Who gives him the most enlightening confession coming off the field?

“Oh they all do, you know every receiver comes off the field saying that they’re open which in a lot of situations they are,” Morris said. “But I mostly listen to Tajh, Dwayne and our o-line men are saying, and sometimes the receivers as well.”

As for Sammy Watkins who has quickly become one of the main targets of Tajh Boyd’s’, Morris couldn’t be more pleased.

“Sammy brings so much to the table, in his overall attitude and personality on the field, his ability to take the top off of it when he’s out there in any type of 1 on 1 matchup,” Morris said. “Teams that do double him leave someone else open, whether it’s Nuk, DA, Jaron Brown.  Him being out there just adds another dimension to the offense and pushing the field vertically. You see Sammy on the field, and it doesn’t matter if it’s a true freshman or veteran, you see him communicating with them and if something isn’t going right, you can see him out there getting after a guy. These guys push each other which is so good to see.”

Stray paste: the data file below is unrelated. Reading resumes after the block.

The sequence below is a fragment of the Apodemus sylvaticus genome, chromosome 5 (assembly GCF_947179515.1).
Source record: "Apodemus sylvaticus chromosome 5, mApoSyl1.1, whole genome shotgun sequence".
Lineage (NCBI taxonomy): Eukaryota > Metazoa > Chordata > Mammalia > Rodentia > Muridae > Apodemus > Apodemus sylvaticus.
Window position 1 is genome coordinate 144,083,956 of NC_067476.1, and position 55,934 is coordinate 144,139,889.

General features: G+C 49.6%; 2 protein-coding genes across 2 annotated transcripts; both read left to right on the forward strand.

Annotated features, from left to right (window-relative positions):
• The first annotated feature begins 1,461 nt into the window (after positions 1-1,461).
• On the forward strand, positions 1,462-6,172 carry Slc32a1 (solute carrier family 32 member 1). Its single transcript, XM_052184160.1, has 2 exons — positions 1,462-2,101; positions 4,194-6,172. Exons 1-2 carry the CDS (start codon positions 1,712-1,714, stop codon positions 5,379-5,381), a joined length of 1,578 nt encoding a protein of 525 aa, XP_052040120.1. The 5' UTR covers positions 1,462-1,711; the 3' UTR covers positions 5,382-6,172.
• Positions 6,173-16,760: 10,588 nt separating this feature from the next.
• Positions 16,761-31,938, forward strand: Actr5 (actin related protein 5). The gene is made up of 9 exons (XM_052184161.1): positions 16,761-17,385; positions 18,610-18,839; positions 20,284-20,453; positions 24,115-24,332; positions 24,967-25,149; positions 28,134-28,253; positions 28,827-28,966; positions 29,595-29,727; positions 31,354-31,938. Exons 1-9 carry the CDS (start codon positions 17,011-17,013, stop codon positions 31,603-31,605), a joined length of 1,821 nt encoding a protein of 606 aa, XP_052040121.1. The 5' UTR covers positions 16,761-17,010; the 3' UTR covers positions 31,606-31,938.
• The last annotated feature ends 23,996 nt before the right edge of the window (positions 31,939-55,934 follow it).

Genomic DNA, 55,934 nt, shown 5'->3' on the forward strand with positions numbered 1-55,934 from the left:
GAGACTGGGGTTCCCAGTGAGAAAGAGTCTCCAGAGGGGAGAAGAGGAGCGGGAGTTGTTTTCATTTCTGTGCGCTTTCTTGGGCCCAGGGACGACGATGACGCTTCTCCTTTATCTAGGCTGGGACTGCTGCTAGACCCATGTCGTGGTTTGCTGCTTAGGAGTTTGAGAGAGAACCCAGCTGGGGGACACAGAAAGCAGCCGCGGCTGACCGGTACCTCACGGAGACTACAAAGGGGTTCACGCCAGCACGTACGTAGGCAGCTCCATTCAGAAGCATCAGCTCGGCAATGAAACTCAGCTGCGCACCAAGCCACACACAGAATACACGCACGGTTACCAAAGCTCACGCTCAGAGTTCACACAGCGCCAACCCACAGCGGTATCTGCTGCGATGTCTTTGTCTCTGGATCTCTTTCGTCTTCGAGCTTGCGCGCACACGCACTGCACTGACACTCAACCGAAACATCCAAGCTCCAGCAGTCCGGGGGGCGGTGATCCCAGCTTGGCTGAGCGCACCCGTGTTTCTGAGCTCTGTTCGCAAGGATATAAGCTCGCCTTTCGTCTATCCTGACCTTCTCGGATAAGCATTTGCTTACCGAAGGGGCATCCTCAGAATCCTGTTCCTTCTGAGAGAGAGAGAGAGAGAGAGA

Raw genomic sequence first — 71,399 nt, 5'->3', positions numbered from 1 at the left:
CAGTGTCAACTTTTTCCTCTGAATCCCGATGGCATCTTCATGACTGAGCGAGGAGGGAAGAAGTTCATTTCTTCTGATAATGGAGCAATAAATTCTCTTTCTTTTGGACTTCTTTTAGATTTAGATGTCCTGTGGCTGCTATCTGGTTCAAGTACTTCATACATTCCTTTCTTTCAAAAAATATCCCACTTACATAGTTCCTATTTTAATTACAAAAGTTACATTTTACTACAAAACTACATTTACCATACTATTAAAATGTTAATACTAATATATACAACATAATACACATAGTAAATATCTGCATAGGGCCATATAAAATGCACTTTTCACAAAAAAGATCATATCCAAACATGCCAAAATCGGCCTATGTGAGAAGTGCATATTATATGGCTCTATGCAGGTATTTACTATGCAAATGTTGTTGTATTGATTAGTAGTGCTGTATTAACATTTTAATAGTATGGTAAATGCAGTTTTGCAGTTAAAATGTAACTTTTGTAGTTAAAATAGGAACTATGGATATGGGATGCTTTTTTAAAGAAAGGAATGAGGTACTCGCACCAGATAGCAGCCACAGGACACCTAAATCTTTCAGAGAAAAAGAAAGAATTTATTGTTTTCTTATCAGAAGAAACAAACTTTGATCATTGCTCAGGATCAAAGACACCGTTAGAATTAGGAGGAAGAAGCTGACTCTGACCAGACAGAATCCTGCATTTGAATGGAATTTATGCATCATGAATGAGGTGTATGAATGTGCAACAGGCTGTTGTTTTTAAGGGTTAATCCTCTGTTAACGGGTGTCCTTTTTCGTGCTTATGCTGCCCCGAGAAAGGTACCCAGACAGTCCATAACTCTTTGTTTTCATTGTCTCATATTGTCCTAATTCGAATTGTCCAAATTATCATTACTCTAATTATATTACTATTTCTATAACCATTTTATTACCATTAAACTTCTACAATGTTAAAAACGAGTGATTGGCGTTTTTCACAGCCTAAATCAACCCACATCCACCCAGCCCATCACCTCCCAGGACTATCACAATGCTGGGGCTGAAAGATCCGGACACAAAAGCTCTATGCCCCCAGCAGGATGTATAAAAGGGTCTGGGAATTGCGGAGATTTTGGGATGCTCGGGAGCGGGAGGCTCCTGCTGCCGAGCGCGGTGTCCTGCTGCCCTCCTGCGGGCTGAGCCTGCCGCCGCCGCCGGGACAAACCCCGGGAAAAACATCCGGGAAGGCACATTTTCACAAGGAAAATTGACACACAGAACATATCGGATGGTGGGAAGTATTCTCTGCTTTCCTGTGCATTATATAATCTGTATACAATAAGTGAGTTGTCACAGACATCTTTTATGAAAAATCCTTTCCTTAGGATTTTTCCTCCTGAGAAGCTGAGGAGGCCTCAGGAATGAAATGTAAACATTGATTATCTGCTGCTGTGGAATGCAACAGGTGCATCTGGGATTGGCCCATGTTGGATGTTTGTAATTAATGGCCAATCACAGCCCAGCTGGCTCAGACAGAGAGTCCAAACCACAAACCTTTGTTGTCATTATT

After spring practice, it wasn’t difficult to notice that Morris had some reservations about Tajh Boyd being his starting quarterback, telling Boyd that if he wanted to lead this team then he’d have to put in a lot of time during the summer. Boyd is now one of the top quarterbacks in the nation, even being as high as 6th in the Heisman watch, what has Morris seen out of his quarterback thus far?